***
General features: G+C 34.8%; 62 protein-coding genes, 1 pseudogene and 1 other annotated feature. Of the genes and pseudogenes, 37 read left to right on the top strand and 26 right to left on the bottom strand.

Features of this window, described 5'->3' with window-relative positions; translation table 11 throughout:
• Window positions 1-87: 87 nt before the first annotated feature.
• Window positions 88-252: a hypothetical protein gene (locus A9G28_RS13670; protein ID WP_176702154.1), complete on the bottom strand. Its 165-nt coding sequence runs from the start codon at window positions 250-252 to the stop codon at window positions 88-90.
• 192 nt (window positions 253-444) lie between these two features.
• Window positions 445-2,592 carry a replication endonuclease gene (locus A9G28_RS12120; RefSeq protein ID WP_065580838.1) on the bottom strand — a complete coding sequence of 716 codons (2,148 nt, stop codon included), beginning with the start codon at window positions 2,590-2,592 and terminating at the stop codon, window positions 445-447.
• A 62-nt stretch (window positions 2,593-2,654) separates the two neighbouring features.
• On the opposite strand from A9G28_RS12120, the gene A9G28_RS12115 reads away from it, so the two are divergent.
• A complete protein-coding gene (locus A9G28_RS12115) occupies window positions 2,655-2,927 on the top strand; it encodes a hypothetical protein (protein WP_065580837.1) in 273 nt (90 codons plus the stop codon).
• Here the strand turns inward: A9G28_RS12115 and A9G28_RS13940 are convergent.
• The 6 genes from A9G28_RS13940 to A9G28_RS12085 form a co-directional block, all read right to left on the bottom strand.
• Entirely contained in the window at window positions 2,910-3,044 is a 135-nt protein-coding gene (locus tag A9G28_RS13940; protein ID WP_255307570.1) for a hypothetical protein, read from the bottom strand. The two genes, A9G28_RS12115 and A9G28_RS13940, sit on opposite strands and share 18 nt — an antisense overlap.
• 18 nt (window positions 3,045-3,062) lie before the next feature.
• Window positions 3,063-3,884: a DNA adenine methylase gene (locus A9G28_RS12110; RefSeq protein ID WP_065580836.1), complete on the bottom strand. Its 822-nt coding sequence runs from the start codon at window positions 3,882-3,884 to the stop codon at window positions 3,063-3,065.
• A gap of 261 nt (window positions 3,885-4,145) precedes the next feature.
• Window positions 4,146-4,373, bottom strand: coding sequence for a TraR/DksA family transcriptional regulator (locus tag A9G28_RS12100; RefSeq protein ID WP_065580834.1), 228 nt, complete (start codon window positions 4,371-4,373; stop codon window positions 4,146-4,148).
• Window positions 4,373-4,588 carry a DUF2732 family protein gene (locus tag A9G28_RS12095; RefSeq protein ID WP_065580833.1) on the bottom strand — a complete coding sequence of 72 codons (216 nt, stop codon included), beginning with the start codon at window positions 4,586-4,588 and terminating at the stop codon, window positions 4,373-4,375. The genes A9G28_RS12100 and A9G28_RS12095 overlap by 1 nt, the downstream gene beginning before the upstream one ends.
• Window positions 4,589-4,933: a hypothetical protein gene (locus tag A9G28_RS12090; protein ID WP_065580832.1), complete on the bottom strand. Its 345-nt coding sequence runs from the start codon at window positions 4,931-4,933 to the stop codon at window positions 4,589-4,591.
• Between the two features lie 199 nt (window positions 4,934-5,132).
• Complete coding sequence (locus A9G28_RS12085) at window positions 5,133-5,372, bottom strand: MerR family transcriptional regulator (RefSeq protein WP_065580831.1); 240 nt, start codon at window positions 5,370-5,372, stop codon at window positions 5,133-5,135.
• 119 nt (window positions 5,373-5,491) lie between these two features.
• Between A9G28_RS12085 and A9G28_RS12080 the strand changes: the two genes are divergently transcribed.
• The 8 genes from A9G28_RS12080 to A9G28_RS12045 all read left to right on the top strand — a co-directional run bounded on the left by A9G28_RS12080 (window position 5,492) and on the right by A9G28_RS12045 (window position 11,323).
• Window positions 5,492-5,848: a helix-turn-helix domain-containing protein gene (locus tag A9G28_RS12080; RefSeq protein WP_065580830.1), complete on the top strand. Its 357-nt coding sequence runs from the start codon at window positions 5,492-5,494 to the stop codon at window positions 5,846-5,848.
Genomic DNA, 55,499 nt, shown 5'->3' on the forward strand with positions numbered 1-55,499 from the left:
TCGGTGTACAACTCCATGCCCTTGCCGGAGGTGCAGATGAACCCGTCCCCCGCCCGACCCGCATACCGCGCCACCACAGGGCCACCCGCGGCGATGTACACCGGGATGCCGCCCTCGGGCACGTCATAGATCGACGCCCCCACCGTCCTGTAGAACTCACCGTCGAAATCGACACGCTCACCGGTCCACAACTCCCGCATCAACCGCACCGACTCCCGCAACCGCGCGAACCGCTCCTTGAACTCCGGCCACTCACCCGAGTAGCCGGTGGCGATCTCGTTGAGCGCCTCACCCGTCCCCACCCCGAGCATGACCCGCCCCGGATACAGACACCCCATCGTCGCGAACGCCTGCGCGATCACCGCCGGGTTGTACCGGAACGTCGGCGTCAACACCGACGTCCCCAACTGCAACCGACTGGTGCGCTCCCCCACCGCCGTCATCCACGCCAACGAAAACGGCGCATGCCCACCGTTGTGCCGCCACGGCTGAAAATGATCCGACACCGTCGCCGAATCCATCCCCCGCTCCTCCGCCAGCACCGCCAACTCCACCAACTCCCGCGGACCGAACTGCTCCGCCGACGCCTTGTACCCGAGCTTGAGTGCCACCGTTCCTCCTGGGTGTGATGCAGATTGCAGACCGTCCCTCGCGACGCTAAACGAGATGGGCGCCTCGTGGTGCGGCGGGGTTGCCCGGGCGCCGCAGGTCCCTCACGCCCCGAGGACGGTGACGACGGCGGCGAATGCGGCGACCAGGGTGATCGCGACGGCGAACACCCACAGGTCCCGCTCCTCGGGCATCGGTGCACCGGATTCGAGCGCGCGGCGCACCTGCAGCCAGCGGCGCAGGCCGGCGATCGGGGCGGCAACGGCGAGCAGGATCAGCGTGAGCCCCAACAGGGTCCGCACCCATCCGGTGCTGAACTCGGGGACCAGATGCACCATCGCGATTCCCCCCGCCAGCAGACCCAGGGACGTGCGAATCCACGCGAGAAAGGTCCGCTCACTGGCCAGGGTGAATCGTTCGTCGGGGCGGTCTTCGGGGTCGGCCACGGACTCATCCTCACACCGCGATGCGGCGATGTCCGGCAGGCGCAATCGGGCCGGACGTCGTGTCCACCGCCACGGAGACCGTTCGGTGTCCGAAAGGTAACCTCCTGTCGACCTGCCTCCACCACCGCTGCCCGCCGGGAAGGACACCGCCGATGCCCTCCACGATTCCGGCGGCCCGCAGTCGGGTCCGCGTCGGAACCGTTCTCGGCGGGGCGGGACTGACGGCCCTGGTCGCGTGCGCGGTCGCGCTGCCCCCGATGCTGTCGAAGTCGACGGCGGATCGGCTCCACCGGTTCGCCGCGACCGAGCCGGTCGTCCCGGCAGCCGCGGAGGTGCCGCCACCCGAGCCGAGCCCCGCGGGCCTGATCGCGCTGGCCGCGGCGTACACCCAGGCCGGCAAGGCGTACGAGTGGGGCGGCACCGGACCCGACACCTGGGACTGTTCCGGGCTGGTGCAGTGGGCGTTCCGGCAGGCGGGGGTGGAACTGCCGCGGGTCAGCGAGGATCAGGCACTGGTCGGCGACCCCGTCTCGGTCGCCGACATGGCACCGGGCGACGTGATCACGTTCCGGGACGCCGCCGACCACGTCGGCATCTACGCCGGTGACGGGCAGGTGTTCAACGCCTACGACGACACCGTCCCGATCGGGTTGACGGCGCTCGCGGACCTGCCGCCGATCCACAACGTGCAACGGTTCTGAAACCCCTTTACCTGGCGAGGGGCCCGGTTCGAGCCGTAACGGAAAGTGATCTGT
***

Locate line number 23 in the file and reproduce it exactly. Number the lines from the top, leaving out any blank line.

• The 8 genes from A9G28_RS12080 to A9G28_RS12045 all read left to right on the top strand — a co-directional run bounded on the left by A9G28_RS12080 (window position 5,492) and on the right by A9G28_RS12045 (window position 11,323).